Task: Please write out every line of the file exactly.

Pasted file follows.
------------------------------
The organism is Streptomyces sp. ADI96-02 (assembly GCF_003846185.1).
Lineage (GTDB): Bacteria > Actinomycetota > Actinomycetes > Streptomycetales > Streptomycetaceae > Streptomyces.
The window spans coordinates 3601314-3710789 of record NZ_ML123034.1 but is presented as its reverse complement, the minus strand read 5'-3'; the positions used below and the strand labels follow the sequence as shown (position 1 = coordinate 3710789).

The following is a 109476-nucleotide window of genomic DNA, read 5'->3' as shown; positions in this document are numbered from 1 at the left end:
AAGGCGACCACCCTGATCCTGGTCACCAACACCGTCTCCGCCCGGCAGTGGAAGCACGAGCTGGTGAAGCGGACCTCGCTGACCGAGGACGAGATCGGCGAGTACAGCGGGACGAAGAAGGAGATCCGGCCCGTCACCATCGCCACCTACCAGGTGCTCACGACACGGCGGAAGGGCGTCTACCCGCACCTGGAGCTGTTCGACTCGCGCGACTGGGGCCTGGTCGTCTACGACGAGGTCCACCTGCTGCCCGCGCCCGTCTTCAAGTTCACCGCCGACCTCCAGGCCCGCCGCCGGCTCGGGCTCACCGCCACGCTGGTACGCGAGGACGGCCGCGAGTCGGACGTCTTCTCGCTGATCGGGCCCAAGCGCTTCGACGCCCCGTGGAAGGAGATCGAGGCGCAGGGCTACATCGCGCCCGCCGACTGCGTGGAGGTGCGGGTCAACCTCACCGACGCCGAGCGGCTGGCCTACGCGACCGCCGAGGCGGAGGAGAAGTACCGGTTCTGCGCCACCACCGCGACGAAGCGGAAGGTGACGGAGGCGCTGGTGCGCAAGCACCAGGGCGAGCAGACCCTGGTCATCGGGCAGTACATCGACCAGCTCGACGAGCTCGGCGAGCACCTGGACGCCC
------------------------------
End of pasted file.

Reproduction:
The organism is Streptomyces sp. ADI96-02 (assembly GCF_003846185.1).
Lineage (GTDB): Bacteria > Actinomycetota > Actinomycetes > Streptomycetales > Streptomycetaceae > Streptomyces.
The window spans coordinates 3601314-3710789 of record NZ_ML123034.1 but is presented as its reverse complement, the minus strand read 5'-3'; the positions used below and the strand labels follow the sequence as shown (position 1 = coordinate 3710789).

The following is a 109476-nucleotide window of genomic DNA, read 5'->3' as shown; positions in this document are numbered from 1 at the left end:
AAGGCGACCACCCTGATCCTGGTCACCAACACCGTCTCCGCCCGGCAGTGGAAGCACGAGCTGGTGAAGCGGACCTCGCTGACCGAGGACGAGATCGGCGAGTACAGCGGGACGAAGAAGGAGATCCGGCCCGTCACCATCGCCACCTACCAGGTGCTCACGACACGGCGGAAGGGCGTCTACCCGCACCTGGAGCTGTTCGACTCGCGCGACTGGGGCCTGGTCGTCTACGACGAGGTCCACCTGCTGCCCGCGCCCGTCTTCAAGTTCACCGCCGACCTCCAGGCCCGCCGCCGGCTCGGGCTCACCGCCACGCTGGTACGCGAGGACGGCCGCGAGTCGGACGTCTTCTCGCTGATCGGGCCCAAGCGCTTCGACGCCCCGTGGAAGGAGATCGAGGCGCAGGGCTACATCGCGCCCGCCGACTGCGTGGAGGTGCGGGTCAACCTCACCGACGCCGAGCGGCTGGCCTACGCGACCGCCGAGGCGGAGGAGAAGTACCGGTTCTGCGCCACCACCGCGACGAAGCGGAAGGTGACGGAGGCGCTGGTGCGCAAGCACCAGGGCGAGCAGACCCTGGTCATCGGGCAGTACATCGACCAGCTCGACGAGCTCGGCGAGCACCTGGACGCCC